An option that I have used before is to take a piece of fishing line and run it through one of the crevices in the cooler on the GPU, then loop the other end of the fishing line through a hole near the top of the case. The fishing line is nearly invisible to the naked eye and will hold the card in place.
One possible solution to the sag that I have seen done before is to take a piece of fishing wire and run it through one of the holes on the backplate near the back of the card and tie it to the top of the case (one of the holes that the side panel locks into is an option). It will help support the GPU and is nearly invisible to the naked eye.
If his budget was $1500, don't blame the man for spending that much money. One place where I think the builder spent unnecessarily was the power supply, 650W platinum efficiency is not necessary with this build.. Could of saved about 40 bucks if you went with a 500W gold efficiency fully modular power supply.
Nice build. I have the same CPU and graphics card in my build. I'm waiting for another year or two to upgrade my cpu as well. I haven't seen any bottle necks gaming at 1080, but upgrading to a newer gen I5 or I7 will be necessary in the coming years.
This things looks awesome and truly unique!!!! Do you know kung fu now?
-You can get a 1060 6GB for about 250 right now, but is the small performance increase worth $250 to you? It also matters what type of games that you play. The amount of VRAM you need depends on the games that you play. You have enough VRAM until you don't. Games like Skyrim and the Witcher 3 will gobble up VRAM, but e sport type games like CSGO, Overwatch, League utilize less VRAM. If you play games that don't utilize the extra VRAM of the 6GB, then you won't see any tangible performance upgrade. It also depends on what resolution you game at, if you have a 1440P monitor, then the 1070 is a excellent choice. If you are gaming at 1080P, there is really no need to go above the 1060.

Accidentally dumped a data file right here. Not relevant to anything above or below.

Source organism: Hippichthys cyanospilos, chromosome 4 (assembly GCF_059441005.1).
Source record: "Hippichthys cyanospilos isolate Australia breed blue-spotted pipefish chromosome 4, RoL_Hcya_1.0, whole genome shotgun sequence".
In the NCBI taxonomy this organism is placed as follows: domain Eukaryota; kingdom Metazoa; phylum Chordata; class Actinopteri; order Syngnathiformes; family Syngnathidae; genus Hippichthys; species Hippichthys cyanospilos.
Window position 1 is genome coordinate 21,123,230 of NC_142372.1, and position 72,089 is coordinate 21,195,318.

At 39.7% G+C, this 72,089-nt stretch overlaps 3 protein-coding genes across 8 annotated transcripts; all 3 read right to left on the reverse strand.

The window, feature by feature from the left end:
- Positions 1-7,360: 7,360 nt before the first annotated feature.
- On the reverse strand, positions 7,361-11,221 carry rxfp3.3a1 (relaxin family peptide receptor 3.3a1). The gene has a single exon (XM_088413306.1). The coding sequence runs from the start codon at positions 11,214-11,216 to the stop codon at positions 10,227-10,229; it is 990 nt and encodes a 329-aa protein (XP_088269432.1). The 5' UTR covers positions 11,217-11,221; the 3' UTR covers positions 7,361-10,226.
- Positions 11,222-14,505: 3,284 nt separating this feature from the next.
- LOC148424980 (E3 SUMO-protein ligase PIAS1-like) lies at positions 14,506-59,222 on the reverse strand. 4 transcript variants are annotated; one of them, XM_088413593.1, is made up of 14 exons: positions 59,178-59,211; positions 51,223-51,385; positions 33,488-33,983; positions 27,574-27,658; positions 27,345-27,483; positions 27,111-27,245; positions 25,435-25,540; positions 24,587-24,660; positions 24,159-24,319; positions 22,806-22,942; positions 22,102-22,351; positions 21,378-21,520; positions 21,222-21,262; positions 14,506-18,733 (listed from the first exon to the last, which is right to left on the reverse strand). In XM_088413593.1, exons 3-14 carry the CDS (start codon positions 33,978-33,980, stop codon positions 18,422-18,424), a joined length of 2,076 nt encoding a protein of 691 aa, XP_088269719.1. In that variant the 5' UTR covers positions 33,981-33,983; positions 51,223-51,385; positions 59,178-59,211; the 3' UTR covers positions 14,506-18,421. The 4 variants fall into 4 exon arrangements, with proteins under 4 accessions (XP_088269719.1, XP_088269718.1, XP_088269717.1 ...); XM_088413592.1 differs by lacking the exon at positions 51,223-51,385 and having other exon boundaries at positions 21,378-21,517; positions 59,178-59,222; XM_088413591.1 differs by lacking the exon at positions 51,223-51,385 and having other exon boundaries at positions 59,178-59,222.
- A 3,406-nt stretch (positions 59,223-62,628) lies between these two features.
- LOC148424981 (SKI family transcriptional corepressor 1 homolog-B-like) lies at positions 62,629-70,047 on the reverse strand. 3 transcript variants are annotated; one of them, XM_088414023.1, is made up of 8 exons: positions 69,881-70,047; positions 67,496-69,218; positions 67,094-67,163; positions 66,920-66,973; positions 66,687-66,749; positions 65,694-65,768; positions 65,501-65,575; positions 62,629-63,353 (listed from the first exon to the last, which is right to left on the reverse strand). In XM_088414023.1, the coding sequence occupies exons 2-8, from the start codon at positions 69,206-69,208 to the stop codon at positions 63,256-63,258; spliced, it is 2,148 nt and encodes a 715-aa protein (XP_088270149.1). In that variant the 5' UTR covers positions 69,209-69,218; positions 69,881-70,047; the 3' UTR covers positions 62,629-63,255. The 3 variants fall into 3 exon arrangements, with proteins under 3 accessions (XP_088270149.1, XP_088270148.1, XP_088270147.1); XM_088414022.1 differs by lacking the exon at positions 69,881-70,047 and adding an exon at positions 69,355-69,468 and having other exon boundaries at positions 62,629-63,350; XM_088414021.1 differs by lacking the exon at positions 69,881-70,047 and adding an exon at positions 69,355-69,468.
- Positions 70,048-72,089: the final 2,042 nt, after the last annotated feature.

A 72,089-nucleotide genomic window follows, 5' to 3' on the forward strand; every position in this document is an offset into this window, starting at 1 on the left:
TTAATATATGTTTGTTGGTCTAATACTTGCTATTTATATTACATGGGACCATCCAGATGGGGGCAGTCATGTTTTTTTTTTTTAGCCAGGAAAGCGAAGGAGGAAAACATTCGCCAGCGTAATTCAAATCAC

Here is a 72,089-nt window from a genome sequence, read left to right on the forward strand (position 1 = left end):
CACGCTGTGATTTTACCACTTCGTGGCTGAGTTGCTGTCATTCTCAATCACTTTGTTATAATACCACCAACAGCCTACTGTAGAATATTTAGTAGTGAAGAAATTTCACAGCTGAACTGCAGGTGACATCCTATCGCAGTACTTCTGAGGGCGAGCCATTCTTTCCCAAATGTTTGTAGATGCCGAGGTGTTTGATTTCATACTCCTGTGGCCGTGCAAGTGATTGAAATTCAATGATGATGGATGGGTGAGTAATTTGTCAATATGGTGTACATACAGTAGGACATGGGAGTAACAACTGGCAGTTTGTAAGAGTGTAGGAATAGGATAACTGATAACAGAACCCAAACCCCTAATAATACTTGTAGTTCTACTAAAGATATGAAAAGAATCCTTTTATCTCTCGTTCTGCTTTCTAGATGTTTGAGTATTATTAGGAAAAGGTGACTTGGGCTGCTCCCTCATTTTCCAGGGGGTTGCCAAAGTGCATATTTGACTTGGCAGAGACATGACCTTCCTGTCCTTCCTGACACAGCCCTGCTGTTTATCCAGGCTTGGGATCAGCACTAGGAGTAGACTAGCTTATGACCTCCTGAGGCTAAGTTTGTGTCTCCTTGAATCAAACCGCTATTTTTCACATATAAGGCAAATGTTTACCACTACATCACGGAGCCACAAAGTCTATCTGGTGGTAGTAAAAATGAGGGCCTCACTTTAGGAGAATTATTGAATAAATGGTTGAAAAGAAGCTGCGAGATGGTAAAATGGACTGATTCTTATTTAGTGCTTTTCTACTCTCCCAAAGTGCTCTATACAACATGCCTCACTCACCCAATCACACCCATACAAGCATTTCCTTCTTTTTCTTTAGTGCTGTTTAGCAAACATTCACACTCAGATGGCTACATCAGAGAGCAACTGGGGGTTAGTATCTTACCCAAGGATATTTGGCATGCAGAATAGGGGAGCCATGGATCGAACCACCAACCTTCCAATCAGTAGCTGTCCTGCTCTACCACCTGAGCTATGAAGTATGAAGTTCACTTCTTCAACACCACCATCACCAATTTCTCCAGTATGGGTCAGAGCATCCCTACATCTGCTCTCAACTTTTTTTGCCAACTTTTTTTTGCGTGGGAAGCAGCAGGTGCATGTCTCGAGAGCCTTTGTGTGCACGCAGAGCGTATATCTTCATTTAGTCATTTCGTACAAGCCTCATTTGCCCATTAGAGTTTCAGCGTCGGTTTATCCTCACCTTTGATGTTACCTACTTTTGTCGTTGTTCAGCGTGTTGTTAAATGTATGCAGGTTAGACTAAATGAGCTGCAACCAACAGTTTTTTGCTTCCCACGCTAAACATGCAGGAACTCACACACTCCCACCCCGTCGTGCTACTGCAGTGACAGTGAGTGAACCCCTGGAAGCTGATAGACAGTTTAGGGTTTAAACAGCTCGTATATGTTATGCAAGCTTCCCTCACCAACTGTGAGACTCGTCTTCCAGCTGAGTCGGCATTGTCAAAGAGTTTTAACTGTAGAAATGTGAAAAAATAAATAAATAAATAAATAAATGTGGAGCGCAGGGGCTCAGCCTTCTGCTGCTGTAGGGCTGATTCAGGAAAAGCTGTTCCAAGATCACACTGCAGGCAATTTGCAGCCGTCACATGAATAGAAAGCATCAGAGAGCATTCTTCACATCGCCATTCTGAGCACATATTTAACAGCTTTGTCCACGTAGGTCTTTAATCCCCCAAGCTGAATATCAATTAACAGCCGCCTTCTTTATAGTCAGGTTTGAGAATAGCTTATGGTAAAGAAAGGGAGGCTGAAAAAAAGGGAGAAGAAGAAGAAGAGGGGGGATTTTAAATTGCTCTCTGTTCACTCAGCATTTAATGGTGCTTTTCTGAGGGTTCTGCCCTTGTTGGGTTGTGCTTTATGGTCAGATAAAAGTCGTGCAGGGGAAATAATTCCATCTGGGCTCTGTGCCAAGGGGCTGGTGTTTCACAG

-The SSD upgrade will provide the most tangible upgrade in terms of load time and overall snappiness of the build.
-When it comes to CPU upgrade, I agree with the other posters, the I5-7500 is the sweet spot at your price point. If you're only focusing on gaming performance, the 7500 will be a perfect.
Thanks for the compliment. That's a really small form factor PC. I've been thinking about an ITX form factor for my next build.
Core count and clock rate are not the only measurement tool that are important when evaluating CPUs. All PC builders should be happy with the competition that Ryzen has brought to the market, but AMD's older platform just do not perform (from a gaming standpoint) to the same level as Intel CPUS. That was the biggest reason I choose the i5-4590 when I originally parted out this build. It was well within my budget at the time I bought it ($180 at microcenter 2 years ago, and I got a $20 dollar discount on my MOBO cause I bundled).
Micro center recently had a sale with the i5-7600K for 200 bucks. I was close to buying it, but I feel I can wait another year or two before I upgrade the CPU/Mobo